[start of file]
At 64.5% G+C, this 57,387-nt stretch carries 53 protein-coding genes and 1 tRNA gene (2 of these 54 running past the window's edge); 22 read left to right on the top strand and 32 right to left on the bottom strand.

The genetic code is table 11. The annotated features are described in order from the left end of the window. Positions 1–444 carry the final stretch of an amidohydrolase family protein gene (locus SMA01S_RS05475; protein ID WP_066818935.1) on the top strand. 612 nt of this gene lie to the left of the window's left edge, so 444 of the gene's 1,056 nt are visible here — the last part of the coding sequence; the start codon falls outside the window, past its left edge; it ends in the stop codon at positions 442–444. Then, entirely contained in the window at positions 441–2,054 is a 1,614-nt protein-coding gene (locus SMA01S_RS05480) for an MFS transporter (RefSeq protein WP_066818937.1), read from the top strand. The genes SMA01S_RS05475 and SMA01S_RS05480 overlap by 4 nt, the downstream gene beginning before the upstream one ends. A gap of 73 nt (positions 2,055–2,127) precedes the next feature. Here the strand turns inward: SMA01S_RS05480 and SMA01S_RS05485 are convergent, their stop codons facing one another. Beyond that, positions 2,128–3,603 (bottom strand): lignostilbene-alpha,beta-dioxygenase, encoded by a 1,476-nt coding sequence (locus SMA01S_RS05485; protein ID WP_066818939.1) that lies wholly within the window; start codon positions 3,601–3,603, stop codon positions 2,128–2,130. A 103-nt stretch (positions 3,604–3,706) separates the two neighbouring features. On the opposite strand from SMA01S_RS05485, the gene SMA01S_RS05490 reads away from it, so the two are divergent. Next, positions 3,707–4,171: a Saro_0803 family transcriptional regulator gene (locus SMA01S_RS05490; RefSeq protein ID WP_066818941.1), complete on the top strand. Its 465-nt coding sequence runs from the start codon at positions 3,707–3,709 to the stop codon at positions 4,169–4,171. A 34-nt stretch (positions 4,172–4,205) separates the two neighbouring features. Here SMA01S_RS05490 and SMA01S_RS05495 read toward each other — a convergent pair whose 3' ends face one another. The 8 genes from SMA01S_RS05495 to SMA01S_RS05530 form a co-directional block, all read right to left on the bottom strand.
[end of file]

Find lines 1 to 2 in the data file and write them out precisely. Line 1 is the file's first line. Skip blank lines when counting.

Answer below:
At 64.5% G+C, this 57,387-nt stretch carries 53 protein-coding genes and 1 tRNA gene (2 of these 54 running past the window's edge); 22 read left to right on the top strand and 32 right to left on the bottom strand.

The genetic code is table 11. The annotated features are described in order from the left end of the window. Positions 1–444 carry the final stretch of an amidohydrolase family protein gene (locus SMA01S_RS05475; protein ID WP_066818935.1) on the top strand. 612 nt of this gene lie to the left of the window's left edge, so 444 of the gene's 1,056 nt are visible here — the last part of the coding sequence; the start codon falls outside the window, past its left edge; it ends in the stop codon at positions 442–444. Then, entirely contained in the window at positions 441–2,054 is a 1,614-nt protein-coding gene (locus SMA01S_RS05480) for an MFS transporter (RefSeq protein WP_066818937.1), read from the top strand. The genes SMA01S_RS05475 and SMA01S_RS05480 overlap by 4 nt, the downstream gene beginning before the upstream one ends. A gap of 73 nt (positions 2,055–2,127) precedes the next feature. Here the strand turns inward: SMA01S_RS05480 and SMA01S_RS05485 are convergent, their stop codons facing one another. Beyond that, positions 2,128–3,603 (bottom strand): lignostilbene-alpha,beta-dioxygenase, encoded by a 1,476-nt coding sequence (locus SMA01S_RS05485; protein ID WP_066818939.1) that lies wholly within the window; start codon positions 3,601–3,603, stop codon positions 2,128–2,130. A 103-nt stretch (positions 3,604–3,706) separates the two neighbouring features. On the opposite strand from SMA01S_RS05485, the gene SMA01S_RS05490 reads away from it, so the two are divergent. Next, positions 3,707–4,171: a Saro_0803 family transcriptional regulator gene (locus SMA01S_RS05490; RefSeq protein ID WP_066818941.1), complete on the top strand. Its 465-nt coding sequence runs from the start codon at positions 3,707–3,709 to the stop codon at positions 4,169–4,171. A 34-nt stretch (positions 4,172–4,205) separates the two neighbouring features. Here SMA01S_RS05490 and SMA01S_RS05495 read toward each other — a convergent pair whose 3' ends face one another. The 8 genes from SMA01S_RS05495 to SMA01S_RS05530 form a co-directional block, all read right to left on the bottom strand.